The role of various female world leaders has been exalted globally.
Angela Merkel, has obtained great results compared to the average of the European Union. / Photo: DPA
LatinAmerican Post | Santiago Goméz Hernández
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Leer en español: Opinión: En medio de la crisis, las mujeres han tomado el liderazgo
They have been the leaders who have imposed themselves above politics and have been guided by science. This is because they know that in moments of world uncertainty, full of conjecture, fake news and populism; science is the only thing that can bring real tranquility and sanity.
In June of this year, Times magazine highlighted 11 countries that have best managed the pandemic. These include Germany, New Zealand, Taiwan, and Iceland , all nations with a female head of state. Despite the fact that more than 6 months have passed since that list, the results continue to support the role of these governments led by women.
Even though their countries have had different results in terms of infections, Angela Merkel, Jacinda Ardern, Tsai Ing-wen and Katrin Jakobsdóttir are proof that women as heads of State are a reality and a guarantee; and not a "fee" or a diversity quota.
It is no longer news to see that New Zealand is one of the countries that has best contained the pandemic. It is nostalgic to see on social networks how that nation of Oceania maintains normalcy that seems increasingly distant to the rest of the world.
Ardern has become the most popular face in containing this crisis. Her timely and swift measures meant that this country could quickly be confined and contain the first wave of infection.
For her part, the tireless Angela Merkel has obtained great results compared to the European Union average. A mortality rate of less than 2%, lower than France, (2.46%), Belgium (2.98%), United Kingdom (3.26%), Spain (2.71%), Italy (3.52 %), among other neighboring nations. But what was most surprising was that she assumed (almost unintentionally) the role of leader of the West (a position abandoned by Donald Trump) and was setting the tone for the world (not just Europe).
Merkel advierte: el coronavirus infectará a entre el 60 y el 70% de la población alemana.— DW Español (@dw_espanol) March 11, 2020
"Por eso se está trabajando de forma intensiva para dar con el tratamiento y una vacuna", añadió la canciller de Alemania. (eal) pic.twitter.com/nQEAUq25tt
Her serious, sustained, and honest announcements made "Mama Merkel" make us see the reality of the coming crisis and gave us confidence in the face of these difficulties.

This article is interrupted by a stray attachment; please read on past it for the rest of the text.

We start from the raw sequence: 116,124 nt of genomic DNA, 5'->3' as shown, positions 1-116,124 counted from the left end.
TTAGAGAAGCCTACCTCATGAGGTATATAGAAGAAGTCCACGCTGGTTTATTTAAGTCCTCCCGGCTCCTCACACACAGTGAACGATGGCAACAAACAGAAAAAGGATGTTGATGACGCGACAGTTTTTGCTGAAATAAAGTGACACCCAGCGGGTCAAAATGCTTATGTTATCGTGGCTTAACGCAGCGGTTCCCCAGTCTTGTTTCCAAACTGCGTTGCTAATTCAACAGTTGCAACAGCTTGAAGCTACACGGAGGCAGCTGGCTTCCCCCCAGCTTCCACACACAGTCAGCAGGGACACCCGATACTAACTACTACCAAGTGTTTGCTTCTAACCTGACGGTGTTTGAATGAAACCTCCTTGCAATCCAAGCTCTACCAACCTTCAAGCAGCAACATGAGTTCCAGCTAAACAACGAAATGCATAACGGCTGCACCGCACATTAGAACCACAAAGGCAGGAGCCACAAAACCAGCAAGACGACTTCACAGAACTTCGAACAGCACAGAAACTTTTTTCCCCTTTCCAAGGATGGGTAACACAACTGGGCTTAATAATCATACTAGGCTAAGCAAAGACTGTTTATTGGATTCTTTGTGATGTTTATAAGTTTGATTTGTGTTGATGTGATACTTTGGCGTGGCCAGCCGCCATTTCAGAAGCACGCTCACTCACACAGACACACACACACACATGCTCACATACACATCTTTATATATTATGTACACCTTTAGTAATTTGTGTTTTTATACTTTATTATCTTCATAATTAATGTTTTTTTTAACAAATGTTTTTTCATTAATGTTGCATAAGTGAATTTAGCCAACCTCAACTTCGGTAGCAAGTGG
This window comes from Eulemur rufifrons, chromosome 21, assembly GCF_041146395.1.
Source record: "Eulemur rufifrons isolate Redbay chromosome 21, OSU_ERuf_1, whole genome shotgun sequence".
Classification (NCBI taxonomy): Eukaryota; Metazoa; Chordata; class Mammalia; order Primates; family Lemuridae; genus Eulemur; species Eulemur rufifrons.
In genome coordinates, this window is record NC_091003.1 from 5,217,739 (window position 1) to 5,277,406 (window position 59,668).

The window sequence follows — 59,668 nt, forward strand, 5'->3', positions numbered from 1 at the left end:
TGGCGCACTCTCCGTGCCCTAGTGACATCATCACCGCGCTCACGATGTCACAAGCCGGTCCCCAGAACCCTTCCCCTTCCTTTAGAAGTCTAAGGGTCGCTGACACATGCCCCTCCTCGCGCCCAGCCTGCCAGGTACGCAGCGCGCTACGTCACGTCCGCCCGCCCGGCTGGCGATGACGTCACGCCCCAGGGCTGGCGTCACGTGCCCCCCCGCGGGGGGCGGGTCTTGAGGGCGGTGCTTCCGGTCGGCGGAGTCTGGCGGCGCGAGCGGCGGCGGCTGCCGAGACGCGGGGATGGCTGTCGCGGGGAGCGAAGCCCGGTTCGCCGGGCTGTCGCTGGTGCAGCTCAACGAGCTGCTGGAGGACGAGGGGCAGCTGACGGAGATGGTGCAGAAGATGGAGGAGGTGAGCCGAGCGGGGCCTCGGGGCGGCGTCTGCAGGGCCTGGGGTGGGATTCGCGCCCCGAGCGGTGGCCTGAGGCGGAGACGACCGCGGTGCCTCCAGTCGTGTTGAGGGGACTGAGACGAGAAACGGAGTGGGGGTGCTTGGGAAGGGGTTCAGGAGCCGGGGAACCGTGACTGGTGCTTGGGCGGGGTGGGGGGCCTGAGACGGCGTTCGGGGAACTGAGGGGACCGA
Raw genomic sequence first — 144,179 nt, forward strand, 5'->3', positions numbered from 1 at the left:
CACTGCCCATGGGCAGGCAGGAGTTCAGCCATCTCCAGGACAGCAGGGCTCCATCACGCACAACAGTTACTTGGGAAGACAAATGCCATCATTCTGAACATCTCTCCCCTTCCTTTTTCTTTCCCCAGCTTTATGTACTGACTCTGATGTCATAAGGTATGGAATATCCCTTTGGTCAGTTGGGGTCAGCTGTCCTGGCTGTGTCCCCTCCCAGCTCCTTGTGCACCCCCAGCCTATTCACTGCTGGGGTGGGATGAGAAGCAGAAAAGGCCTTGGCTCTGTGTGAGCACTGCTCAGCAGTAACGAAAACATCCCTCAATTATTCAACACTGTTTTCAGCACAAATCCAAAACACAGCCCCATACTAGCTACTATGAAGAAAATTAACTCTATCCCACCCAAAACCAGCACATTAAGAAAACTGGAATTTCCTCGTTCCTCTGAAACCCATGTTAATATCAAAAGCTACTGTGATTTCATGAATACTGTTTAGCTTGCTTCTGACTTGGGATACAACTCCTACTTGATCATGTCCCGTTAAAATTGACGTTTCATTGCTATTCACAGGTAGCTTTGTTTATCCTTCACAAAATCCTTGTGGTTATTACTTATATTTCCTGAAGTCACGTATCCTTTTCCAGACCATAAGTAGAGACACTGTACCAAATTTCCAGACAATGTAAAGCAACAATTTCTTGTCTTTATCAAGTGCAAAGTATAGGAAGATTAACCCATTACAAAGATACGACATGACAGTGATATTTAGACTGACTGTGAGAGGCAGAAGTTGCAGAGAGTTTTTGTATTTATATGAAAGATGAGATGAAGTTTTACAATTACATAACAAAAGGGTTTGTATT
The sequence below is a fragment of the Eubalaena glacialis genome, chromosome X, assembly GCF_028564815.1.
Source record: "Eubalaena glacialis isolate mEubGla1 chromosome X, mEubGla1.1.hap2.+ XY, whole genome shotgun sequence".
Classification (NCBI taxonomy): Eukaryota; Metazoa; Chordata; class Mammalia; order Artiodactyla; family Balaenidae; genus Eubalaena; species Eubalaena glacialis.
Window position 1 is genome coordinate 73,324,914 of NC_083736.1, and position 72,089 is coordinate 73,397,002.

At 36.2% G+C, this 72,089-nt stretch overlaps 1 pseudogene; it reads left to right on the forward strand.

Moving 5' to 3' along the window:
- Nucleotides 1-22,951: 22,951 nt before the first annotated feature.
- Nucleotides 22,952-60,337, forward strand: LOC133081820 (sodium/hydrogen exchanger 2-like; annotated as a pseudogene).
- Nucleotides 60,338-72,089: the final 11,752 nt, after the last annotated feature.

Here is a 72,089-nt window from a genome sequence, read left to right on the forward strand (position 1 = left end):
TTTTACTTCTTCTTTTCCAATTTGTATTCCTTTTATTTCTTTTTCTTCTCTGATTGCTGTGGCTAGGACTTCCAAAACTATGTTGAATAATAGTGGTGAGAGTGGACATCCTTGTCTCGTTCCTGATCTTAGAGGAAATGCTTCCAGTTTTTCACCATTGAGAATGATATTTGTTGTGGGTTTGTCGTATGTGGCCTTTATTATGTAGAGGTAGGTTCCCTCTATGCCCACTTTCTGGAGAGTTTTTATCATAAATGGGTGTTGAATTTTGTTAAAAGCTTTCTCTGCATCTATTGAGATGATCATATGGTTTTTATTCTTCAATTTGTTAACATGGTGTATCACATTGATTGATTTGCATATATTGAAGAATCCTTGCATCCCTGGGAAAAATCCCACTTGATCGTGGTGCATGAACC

Which places are the most resilient in the face of #Covid19?— Bloomberg Quicktake (@Quicktake) December 21, 2020
Here are the latest top 5 performers of Bloomberg’s #coronavirus resiliency ranking:
More: https://t.co/uMLbgrFpZI pic.twitter.com/8J3kriucoZ
Meanwhile, Tsai Ing-wen and Katrin Jakobsdóttir, took advantage of the advantages of being an island in the Pacific and the Atlantic, respectively, to further avoid imported cases. But their actions that led to good results do not end there.
La Presidenta de Taiwán, Tsai Ing-wen, juró ayer su segundo mandato (y último según la constitución). La inauguración se da con una popularidad del 61%, la mayor en su presidencia, debido al control de la pandemia de COVID-19.pic.twitter.com/UJMm63um19— Descifrando la Guerra (@descifraguerra) May 22, 2020
Taiwan was one of the countries that best used infected contact tracing to be able to contain outbreaks and thus have excellent results from the beginning. Their performance was amazing, considering that this island is a neighbor of China and was one of the first countries to face this pandemic when little was known about the virus. Taiwan only records 8, yes, 8 deaths from coronavirus since the start of the pandemic. This, in a population greater than 23 million people ... similar to Australia (24 million and 908 deaths).
Iceland Prime Minister Katrín Jakobsdóttir was discussing the coronavirus’ effect on the tourism industry and how the nation is approaching testing when she was interrupted by an earthquake. https://t.co/47Thh6hy5M #postlive pic.twitter.com/3rWjrIczXm— Washington Post Live (@postlive) October 20, 2020
Iceland also implemented free mass testing programs to identify asymptomatic patients, which made it possible to avoid infections. As a result, only 28 people have died from COVID since March on this island with 364,000 inhabitants.